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Blue Bloods' Len Cariou On Tom Selleck And Filming Reagan Family Dinners – Exclusive Interview

Only five years separate Len Cariou and Tom Selleck in real life, yet the former playing the latter's father somehow works on "Blue Bloods."

As retired NYPD police commissioner Henry Reagan, Cariou plays the patriarch of the fictional Reagan family, which is steeped in law enforcement. Selleck plays current Commissioner Frank Reagan, while Donnie Wahlberg, Bridget Moynahan, and Will Estes round out the family as Henry's grandchildren who all have a hand in enforcing the law too.

Now in it's twelfth season, "Blue Bloods" — which airs on CBS Friday nights — has always wrapped its emotional core around the Sunday dinners the Reagan family shares each week, in which they ponder cases they've worked on and discuss matters of the household.

For Cariou, "Blue Bloods" has been the cherry on top of a long, illustrious career in both stage and screen. The 82-year-old actor got his start on Broadway and has starred in dozens of productions, including originating the title role in the musical "Sweeney Todd: The Demon Barber of Fleet Street," which won him a Tony Award. As a screen actor he has had memorable roles in "Murder, She Wrote," "Spotlight," and "Bumblebee," among others.

During an exclusive interview, Cariou discussed all things "Blue Bloods" — from working with Selleck and Wahlberg to singing on set (or the lack thereof), and what it's really like sitting down at the table for those legendary Reagan family dinners.

Cariou fully expects there to be a Season 13 of Blue Bloods

First things first, are you concerned that CBS hasn't announced Season 13 yet or are we okay with that?

We're okay with it. It's in the works. Let me put it that way.   

Excellent. Glad to hear that. Now, what's it like playing Tom Selleck's dad?

It's great fun. I'm very proud of him. He's doing an excellent job. It's not an easy job. I know because I had it. Tom is a great guy. He's our fearless leader, for sure. He's been at it all his life, in the television business. He knows all the ropes, and it's a great pleasure to be with him. He's a fine actor and we enjoy one another's company. All of us. It's a very happy company.

In real life, very few years separate you and Tom. Was that odd at first? How do you feel about that?

When the proposition came to me, my wife got the appointment on the internet from my agent and said, "This show, you're going to get this role playing Tom Selleck's father and it'll run for ten years." I laughed at her. In the first place, Tom and I ... Who's going to buy me being Tom Selleck's father? We're only about a generation apart. Lo and behold, [about] 13 years later...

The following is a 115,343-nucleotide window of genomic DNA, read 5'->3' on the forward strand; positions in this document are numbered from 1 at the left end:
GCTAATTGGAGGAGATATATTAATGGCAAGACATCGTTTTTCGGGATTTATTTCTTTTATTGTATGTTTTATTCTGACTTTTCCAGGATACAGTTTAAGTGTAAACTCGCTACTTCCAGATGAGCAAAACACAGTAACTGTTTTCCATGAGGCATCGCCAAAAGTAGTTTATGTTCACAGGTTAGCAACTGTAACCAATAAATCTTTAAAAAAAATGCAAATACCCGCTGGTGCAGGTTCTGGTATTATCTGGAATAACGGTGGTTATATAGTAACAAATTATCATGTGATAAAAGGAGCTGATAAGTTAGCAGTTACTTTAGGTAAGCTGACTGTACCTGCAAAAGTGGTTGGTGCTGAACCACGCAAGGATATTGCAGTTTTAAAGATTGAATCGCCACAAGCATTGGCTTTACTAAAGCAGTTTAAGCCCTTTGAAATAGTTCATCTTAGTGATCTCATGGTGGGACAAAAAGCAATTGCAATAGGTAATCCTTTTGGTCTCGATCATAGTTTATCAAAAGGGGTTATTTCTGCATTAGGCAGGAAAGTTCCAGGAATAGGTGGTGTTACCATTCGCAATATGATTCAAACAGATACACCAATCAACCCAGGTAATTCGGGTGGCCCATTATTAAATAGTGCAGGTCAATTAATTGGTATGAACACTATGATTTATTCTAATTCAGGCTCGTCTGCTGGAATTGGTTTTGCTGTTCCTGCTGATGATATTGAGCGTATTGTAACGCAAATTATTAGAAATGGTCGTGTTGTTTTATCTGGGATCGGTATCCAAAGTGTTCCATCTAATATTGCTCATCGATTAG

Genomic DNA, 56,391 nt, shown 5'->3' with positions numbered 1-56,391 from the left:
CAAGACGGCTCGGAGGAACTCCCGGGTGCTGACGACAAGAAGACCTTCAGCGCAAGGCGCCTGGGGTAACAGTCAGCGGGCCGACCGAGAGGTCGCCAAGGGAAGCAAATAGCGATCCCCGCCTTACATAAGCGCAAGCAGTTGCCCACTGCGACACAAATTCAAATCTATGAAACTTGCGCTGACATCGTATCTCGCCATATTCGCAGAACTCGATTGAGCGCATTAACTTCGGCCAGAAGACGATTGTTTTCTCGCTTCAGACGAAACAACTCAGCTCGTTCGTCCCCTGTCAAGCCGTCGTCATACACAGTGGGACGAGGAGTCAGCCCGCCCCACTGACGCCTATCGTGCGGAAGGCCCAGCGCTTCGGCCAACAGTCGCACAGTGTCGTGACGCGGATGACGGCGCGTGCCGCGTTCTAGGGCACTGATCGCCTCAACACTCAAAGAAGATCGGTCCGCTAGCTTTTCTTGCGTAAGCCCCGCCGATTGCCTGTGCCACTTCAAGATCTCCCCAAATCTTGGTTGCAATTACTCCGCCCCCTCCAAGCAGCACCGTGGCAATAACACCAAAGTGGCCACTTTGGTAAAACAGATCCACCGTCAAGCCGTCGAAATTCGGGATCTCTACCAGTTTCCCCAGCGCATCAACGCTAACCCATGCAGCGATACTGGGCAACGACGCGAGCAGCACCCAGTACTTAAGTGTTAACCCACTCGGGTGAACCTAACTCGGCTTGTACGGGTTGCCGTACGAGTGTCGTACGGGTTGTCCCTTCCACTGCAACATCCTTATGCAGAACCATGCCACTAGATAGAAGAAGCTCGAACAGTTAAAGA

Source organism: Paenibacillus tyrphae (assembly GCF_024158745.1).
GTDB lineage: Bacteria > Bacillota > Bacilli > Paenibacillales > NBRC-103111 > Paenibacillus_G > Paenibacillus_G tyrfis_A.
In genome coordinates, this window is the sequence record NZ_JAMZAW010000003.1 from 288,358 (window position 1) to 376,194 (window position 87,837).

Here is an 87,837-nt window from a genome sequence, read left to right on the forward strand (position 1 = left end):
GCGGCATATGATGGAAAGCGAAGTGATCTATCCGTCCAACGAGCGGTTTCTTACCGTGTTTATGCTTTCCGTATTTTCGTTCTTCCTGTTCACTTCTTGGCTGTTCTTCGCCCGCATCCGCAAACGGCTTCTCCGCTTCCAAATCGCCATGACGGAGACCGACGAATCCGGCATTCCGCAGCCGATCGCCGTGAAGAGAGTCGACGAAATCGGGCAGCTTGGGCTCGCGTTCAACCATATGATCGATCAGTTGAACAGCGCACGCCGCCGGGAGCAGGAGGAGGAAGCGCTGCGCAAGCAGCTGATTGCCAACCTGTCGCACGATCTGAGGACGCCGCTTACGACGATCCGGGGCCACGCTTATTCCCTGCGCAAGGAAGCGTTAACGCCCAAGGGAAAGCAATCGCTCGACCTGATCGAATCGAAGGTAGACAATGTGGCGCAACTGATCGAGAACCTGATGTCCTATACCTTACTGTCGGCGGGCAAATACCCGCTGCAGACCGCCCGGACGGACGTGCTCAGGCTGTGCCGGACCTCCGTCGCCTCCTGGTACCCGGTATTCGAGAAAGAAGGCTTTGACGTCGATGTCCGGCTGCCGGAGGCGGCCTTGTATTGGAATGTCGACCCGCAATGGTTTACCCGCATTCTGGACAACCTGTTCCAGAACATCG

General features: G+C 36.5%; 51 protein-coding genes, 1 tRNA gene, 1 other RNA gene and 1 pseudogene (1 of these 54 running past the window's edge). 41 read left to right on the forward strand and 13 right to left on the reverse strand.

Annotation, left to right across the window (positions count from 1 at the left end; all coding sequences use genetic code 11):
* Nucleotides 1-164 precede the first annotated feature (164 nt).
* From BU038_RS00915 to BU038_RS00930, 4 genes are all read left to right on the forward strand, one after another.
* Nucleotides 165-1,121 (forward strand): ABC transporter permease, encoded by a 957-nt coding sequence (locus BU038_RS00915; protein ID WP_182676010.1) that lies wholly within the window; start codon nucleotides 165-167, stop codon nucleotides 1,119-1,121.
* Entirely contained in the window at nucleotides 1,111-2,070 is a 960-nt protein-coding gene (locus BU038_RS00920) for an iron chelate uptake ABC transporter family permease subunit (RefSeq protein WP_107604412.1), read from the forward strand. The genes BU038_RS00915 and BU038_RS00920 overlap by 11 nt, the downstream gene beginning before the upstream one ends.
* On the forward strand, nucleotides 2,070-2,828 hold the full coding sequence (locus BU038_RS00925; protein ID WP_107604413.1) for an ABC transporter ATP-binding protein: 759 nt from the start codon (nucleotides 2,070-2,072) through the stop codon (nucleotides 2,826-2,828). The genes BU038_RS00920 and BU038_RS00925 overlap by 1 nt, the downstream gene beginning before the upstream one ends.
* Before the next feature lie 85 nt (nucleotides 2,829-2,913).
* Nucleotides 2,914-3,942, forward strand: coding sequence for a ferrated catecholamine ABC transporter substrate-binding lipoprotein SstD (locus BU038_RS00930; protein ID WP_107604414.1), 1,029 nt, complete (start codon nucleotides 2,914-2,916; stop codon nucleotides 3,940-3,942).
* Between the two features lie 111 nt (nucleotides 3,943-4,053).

Do you and Tom ever joke about the age difference?

Not really. We have, but that was way back when.

In general, any funny or memorable moments that stand out with him?

Yeah, but not that we can talk about, if you know what I mean.

How about any memorable on-set moments that you can talk about, whether it involves him or not?

There were a couple memorable ones. One I remember, when Sami Gayle [who plays Henry's great-granddaughter Nicky] and I did the duet from "Annie," which was great fun. That was [executive producer] Leonard Goldberg wanting me to sing on a show, so he got his wish.

Most recently, an episode last season, when somebody who was a great friend of mine and my DCPI died suddenly, and it seemed like there was a lot of hanky-panky going on. I didn't believe that he just died. I thought that a guy that he had put away who just got released from prison may have killed him, but they found out that he had a heart attack and that was it. That episode ended with me getting that news and I was very upset by it. That was interesting to play. I loved that the episode ended on that scene with me and Will.

Donnie and I have had some memorable ones. Pretty much everybody is a family now. It's been great fun, and it gets me out of the house, too.

The very first Blue Bloods scene ever shot was at the dinner table

Of the actors who play your grandchildren — Donnie, Bridget, Will — who do you have the closest relationship with?

Pretty much equal amongst them. We all respect one another greatly, because everybody's doing such a great job. We cherish the scenes where we get to be one on one with each other, instead of us around the dinner table.

Speaking of the dinner table, do you guys have fun behind the scenes sitting down for those Reagan family dinners? It seems like it would be a jovial scene to film.

Yeah, we have to. We're there for a long time. There's nine of us, so the scene takes a long time to film. When we filmed the pilot, it was the very first scene that we did, and I said to Leonard Goldberg, our founding exec producer, "Why are we doing this first? We hardly know one another." He said, "Well, I want there to be one of these scenes in every episode. So, I figured baptism by fire. Let's see if it works." He came back the next day and said, "It works like gangbusters."